The BBA estimates refining capacity is currently at about 100 tonnes a year in India, which for decades has relied on imports from South Africa, Australia and Switzerland for most of its requirements.

Much is done with simple machines in the back of family-owned shops in gold markets such as Zaveri Bazaar in Mumbai.

But bigger refiners plan to expand.

Story continues below advertisement

Harmesh Arora, director at the National Indian Bullion Refinery in Mumbai, said the firm is planning to expand capacity from the current 30 tonnes a year.

Further expansion of the refining industry in India will emerge only after there is more readily available supply of dores, a crude form of gold recovered from mines which is often used by foreign refineries, he said.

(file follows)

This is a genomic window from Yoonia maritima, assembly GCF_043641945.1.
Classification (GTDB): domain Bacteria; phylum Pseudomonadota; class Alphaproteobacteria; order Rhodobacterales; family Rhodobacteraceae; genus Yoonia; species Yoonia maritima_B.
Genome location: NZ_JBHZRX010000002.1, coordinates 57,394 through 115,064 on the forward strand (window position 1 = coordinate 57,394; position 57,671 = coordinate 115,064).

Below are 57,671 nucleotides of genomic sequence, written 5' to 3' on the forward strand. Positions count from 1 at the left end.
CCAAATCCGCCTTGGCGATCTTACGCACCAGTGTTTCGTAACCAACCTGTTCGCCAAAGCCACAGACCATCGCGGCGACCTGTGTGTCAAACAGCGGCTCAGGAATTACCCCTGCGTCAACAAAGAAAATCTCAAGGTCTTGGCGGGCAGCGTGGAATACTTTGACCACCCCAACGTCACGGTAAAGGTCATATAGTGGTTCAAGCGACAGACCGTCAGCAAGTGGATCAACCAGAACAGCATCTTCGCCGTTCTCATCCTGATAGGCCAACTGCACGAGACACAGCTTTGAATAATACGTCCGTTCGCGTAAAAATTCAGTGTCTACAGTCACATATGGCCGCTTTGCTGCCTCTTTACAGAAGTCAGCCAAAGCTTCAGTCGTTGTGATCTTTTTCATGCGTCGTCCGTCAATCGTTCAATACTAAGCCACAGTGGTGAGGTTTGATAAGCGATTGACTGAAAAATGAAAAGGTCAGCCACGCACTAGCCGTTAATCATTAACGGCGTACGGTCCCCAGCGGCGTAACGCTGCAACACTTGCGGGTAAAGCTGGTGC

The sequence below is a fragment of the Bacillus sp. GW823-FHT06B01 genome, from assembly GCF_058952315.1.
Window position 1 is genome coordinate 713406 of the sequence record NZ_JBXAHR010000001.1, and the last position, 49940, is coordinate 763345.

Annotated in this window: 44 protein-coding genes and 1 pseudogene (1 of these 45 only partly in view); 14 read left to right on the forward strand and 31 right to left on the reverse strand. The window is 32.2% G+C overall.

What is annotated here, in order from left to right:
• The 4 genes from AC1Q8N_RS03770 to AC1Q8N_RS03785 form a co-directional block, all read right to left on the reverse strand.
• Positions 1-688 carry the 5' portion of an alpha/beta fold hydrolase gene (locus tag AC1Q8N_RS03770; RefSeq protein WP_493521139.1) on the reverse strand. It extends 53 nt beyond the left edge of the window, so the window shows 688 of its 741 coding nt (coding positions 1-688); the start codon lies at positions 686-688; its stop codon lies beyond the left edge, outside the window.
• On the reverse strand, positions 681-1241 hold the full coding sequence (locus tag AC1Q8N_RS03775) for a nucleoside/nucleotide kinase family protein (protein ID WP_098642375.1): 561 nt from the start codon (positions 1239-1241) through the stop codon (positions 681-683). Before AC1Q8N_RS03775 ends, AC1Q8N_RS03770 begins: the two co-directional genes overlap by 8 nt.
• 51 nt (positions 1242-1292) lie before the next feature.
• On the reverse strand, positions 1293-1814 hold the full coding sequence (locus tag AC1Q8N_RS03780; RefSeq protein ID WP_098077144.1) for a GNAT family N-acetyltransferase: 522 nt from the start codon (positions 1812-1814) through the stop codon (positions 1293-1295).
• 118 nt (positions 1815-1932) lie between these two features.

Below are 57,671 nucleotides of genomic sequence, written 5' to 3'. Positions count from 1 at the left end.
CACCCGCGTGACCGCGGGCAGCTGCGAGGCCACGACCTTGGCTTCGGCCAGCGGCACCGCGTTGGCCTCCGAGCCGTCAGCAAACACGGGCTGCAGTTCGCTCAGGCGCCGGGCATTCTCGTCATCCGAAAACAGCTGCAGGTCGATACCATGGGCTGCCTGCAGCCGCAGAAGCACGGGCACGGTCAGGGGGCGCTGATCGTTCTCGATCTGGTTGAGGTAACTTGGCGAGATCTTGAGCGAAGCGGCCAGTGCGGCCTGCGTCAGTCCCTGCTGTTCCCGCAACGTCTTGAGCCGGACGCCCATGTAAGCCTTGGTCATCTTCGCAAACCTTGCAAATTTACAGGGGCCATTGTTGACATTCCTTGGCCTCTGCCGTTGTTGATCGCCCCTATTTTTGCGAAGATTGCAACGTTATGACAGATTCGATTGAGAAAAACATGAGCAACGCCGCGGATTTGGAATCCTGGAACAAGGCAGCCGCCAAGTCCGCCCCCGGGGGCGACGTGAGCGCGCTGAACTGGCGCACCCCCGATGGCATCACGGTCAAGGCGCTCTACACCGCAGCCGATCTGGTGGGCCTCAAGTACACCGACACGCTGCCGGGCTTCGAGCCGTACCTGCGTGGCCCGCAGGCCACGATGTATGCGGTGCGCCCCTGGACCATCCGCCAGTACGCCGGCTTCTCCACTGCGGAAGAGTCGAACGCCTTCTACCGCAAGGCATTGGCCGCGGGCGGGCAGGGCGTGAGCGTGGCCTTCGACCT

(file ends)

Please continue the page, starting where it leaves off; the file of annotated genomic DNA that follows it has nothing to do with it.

Industry officials are also calling on the government to provide incentives to local refiners through special loans for expansion and to restrict coin imports by banks.

Report an error
Tickers mentioned in this story
Due to technical reasons, we have temporarily removed commenting from our articles. We hope to have this fixed soon. Thank you for your patience. If you are looking to give feedback on our new site, please send it along to feedback@globeandmail.com. If you want to write a letter to the editor, please forward to letters@globeandmail.com.

Welcome to The Globe and Mail’s comment community. This is a space where subscribers can engage with each other and Globe staff. Non-subscribers can read and sort comments but will not be able to engage with them in any way. Click here to subscribe.